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Mis(s)adventures

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June 2013

You Are Not Your Picture

I eagerly click on the bright red notification, but I soon cringe when I see the picture my friend has just tagged of me. My hair is frizzy, my features less than perfect, my frame not as petite as I wish it was. I feel exposed. I quickly hide the photo from my newsfeed, hoping that no one else has had a chance to see the ghastly photo. Not to get all Mulan on you, but as I look at the pixels staring back at me, I don’t feel that they reflect who I truly am, or maybe more accurately, who I wish I was.

Why is it that a lifeless two-dimensional image that doesn’t show thoughts or motives or character has the power to ruin my day? I believe that the answer can be found in my aforementioned knee-jerk reaction to the offending photos: “I don’t feel that they reflect who I truly am, or maybe more accurately, who I wish I was.” The above statement that flows so easily into my consciousness reflects my belief in the lie that I am my picture. That my image equals my identity.

We as a culture are obsessed with taking pictures.  Every event is an opportunity for a photo shoot, so we feel the constant pressure to look “our best.” I have some embarrassing personal stories to illustrate this point.

On a beautiful summer day, one of my best friends and I decided to go on a hike in Bar Harbor, Maine. Whereas ten years ago, we might have taken just one shot at the mountaintop, thanks to modern technology, we decided to take pictures at every step of the hike. Now other than breaking up the continuity of the trek, there is inherently no harm in this. After all, the scenery was breathtaking and it’s fun to document your friend adventurously scaling the side of a mountain. There is nothing inherently wrong in the picture taking itself, but the presence of the camera served to reveal lots of ugliness in my heart. After each picture, I found myself thinking thoughts like “I look fat in that picture/that angle was terrible/ahh- I hope she doesn’t put this online!”

My senior year of college, my friends and I continued our annual tradition of greeting the sunrise at a beach near my school. Knowing that my friends were bringing along their cameras, instead of rolling out of bed and throwing on sweatpants at the last minute, I actually got up to do my makeup at 4:40 in the morning.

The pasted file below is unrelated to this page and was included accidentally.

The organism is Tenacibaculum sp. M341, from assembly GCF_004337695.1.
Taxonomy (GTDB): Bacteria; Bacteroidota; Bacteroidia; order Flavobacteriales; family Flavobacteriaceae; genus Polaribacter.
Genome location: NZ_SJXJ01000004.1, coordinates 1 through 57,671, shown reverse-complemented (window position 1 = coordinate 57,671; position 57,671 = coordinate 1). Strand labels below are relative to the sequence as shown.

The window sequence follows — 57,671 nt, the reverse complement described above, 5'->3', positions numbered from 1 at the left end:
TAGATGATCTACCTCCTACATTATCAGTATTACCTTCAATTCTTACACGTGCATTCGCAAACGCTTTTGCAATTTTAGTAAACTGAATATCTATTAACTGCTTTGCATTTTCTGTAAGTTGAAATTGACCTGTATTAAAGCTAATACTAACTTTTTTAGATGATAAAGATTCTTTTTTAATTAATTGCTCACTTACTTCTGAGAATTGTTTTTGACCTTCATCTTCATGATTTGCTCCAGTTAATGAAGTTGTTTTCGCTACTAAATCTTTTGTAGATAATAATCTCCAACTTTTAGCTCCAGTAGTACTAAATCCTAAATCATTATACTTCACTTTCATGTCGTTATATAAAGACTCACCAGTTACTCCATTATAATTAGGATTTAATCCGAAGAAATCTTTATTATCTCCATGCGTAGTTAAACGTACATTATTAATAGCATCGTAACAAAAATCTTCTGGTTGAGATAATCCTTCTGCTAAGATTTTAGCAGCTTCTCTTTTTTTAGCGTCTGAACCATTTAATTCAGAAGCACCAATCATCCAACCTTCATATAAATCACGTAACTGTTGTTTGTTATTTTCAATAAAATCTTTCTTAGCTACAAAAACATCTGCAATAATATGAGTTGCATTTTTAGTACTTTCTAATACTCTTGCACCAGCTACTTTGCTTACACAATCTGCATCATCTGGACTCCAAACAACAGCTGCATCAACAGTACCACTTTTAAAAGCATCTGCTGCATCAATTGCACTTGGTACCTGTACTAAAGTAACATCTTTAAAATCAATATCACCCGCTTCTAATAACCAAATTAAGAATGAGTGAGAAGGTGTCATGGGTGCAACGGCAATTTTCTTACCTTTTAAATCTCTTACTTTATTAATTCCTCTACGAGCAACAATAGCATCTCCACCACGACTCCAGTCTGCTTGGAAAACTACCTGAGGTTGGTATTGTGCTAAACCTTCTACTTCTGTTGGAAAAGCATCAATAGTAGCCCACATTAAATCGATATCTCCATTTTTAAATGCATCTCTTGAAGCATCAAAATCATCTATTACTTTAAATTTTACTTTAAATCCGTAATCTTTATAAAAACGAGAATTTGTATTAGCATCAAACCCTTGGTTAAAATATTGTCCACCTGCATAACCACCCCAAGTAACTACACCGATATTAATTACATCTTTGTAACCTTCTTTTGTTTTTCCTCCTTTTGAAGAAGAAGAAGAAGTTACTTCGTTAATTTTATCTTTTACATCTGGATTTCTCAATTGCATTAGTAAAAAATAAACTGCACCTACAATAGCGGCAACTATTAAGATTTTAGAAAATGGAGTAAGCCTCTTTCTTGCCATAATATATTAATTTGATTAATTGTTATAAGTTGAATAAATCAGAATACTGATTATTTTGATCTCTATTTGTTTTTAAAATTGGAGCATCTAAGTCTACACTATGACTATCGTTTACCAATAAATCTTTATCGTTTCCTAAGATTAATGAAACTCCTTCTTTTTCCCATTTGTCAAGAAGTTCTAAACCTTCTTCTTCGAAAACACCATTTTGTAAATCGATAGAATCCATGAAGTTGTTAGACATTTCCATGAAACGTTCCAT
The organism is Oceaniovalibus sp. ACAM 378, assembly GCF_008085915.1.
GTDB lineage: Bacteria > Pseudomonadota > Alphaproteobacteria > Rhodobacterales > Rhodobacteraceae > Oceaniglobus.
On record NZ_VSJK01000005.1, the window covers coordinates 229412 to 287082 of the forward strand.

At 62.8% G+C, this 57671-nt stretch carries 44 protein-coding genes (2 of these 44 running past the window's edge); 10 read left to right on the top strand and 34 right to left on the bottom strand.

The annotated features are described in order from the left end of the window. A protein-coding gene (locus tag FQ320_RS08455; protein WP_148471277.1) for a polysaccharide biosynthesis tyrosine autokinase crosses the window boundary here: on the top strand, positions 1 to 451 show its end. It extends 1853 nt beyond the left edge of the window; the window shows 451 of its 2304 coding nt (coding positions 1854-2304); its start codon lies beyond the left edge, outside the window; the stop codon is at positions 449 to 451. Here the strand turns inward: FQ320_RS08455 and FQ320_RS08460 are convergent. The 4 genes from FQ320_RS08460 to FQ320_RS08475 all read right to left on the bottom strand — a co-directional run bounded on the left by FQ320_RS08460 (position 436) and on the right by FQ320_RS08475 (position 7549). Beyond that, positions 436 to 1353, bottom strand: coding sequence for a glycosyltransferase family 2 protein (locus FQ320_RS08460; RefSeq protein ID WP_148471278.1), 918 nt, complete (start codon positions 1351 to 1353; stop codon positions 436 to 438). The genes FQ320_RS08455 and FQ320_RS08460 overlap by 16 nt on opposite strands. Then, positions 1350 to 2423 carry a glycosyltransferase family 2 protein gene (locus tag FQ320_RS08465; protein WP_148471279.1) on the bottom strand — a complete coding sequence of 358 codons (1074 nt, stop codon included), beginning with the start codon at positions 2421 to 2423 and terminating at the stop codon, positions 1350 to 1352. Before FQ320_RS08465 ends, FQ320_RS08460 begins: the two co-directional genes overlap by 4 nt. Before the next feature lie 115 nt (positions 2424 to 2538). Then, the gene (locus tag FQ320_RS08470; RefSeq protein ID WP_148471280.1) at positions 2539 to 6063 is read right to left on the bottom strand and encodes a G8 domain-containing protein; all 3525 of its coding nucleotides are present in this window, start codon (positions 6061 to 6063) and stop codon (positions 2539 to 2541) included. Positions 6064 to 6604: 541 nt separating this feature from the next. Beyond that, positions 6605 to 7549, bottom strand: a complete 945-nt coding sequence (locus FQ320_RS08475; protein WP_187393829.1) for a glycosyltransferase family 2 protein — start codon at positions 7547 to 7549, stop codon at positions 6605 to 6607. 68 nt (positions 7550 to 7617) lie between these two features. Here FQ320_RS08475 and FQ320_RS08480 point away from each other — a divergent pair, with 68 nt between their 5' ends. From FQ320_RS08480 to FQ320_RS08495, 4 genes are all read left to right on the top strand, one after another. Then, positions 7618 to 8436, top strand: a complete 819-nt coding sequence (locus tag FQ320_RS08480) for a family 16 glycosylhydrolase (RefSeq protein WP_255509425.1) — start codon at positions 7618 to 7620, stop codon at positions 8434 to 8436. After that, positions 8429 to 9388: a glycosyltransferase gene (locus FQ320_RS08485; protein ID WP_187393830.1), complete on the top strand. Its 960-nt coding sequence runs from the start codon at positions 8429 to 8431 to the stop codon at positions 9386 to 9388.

As embarrassed as I am to share these stories, I suspect that I am not alone. In a culture obsessed with photos, we have learned to define our experiences by how good our photos come out. Instead of fully losing ourselves in the hike or the sunrise, we are burdened by self-consciousness, nagged by the fear of the photos making us seem less than we hope we are. This small-minded thinking leads to loss; instead of collecting memories of scenery and conversation and the essence of the event, we end up relying on pictures to tell us how we feel about the experience after the fact.

Some might cite comparison to others as the main source of fuel to this fire, and although I believe comparison plays a role in our rabid search for the perfect photo, I believe that the issue also stems from wanting to prove something to ourselves. For each person, the thing he or she is trying to prove may be different; beauty, prestige, popularity and prosperity are just a few of the possibilities.

But though the manifestations might vary, at the core of the desire to see perfection in the photo is pride.

A pride that does not acknowledge the honor of being made in the image of God, but decides that his hands were not deft enough.

A pride that is grossly self-conscious, whose eyes are permanently lodged inward.

A pride that ignores the cross, thinking that it can conquer imperfection through self-improvement and self-realization.

As a culture, we have fallen for the lie that we are our pictures. We are too civilized to bow down to golden calves, yet we pay homage to the shrines of our own graven images daily.

Photography in itself is good. It is a beautiful thing to be able to evoke memories of special people and places with a simple click of the mouse. But as we can do to any good thing, we can distort this gift into something that energizes pride, vanity, and inward focus. Fighting this idolatry isn’t as simple as trashing our iPhones; it is at the core a heart issue. We are all sinful, and there is no quick fix for our pride, but perhaps we can start by realizing that the statement “I am my picture” is a lie. We are not our pictures; we are individuals created in the image of God, whose souls cannot be captured by a hastily snapped photos. And tearing our eyes off our own images and onto him is the only way to escape our little 4” by 6” prison cells.

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War and Peace, What’s it Good For?